Tamiya 1/48 A6M3 'Hamp'
1500 yen SRP
Scott Van Aken
The A6M3 was the first major variant of the Zero that dominated the Pacific and
Southeast Asia in the first six months of the war. Initially, the model 22 was
very much like the A6M2 model 21, but incorporated an uprated Sakae engine. The
model 32 went one step farther and had clipped wing tips. This did two things.
One is that it improved roll rate and the other was that it helped facilitate
handling on carrier decks as crews did not have to fold the wing tips to get the
plane below deck.
A total of 343 were produced between July 1941 and August 1942. While the type
served throughout the war, it mostly served in New Guinea and the Philippines
from land bases.
This is not a new kit, being initially tooled in 1982. Still, the level of
detail is quite good with a nicely done cockpit that includes a floor piece
with raised detail consoles and other small boxes built in. A rear bulkhead
takes the seat while the instrument panel piece has gun butt shapes molded
in. Rudder pedals are molded into the floor. There is a pilot figure to fit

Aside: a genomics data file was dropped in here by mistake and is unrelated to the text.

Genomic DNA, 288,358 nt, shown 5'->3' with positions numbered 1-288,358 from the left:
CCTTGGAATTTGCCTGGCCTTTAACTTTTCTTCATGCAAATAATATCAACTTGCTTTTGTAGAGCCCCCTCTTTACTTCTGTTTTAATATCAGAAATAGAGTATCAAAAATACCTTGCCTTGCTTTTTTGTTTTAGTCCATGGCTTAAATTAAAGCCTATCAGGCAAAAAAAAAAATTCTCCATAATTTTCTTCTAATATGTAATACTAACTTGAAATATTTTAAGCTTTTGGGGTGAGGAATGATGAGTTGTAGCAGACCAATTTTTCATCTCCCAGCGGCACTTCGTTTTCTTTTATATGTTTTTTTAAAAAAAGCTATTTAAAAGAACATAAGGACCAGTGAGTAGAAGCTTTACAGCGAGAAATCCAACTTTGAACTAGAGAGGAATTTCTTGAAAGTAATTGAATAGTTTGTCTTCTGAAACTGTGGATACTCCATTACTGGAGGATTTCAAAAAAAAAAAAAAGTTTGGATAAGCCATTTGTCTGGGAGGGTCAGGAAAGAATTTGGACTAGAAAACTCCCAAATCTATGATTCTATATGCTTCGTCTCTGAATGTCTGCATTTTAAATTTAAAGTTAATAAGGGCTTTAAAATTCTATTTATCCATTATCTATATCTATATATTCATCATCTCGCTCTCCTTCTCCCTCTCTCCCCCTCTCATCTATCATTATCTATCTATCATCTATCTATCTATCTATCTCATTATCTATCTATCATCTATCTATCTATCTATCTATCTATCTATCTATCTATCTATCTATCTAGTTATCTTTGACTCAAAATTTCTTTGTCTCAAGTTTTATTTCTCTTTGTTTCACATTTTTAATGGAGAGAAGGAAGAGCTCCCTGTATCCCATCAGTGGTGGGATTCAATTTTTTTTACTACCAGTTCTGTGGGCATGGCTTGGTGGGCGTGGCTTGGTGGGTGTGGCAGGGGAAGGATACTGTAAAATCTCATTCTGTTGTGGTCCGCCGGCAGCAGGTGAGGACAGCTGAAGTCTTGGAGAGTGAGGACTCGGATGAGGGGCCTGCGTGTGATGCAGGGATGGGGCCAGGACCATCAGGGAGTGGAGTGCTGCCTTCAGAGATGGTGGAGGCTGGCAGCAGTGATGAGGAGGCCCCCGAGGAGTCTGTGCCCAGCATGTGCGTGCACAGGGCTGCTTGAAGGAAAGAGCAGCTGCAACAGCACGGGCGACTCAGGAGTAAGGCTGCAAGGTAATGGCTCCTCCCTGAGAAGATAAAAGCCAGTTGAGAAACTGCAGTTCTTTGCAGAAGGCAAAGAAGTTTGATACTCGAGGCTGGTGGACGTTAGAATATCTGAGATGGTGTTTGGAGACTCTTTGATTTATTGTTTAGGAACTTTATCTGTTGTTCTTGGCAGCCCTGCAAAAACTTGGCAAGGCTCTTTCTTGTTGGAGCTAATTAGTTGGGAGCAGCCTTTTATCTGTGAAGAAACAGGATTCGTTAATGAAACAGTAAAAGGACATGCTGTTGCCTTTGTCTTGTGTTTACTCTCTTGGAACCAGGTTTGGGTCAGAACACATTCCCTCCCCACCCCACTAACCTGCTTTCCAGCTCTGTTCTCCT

into the seat.
The interior can be fitted from underneath after mating the fuselage halves.
Wings are a single lower piece with upper halves and there are aileron
balances. The engine is two generic 7 cylinder pieces with no pushrods and a
prop gear box. No polycaps for this one, but a prop shaft that fits between
the two engine cylinder pieces.
Landing gear legs trap the wheels between them and the gear doors. The inner
gear doors, tail gear, and tail hook are separate. There is a two piece fuel
tank for the centerline. You can also build this gear up and pieced are
provided for that option. The engine cowling can be built with cowl flaps
open or closed and you get a choice of open or closed canopy. The prop has
the spinner built in with a separate backing plate.
are well done with generic paint information. I'd think twice about some of
the color information as I'm sure the cockpit was not Aotake but Mitsubishi
interior green. Same with some of the external colors as I doubt the
airplane used any light grey. Four markings option are provided. Two are in
the overall 'grey' color while the other two are from 1943 so have the
yellow wing leading edge bands. One is the box art plane based in Rabaul in
1943 with a mottled upper surface and the other is from Taiwan in 1944 in
the green/grey scheme. Even though this is an old tooling, it has been in
production all the time so the decals are quite nicely done and fresh.
While somewhat eclipsed by newer toolings, this one is still well worth building
even if it isn't quite a detailed. Best of all it is inexpensive and I'm sure
will make into a very nice model for your shelves.
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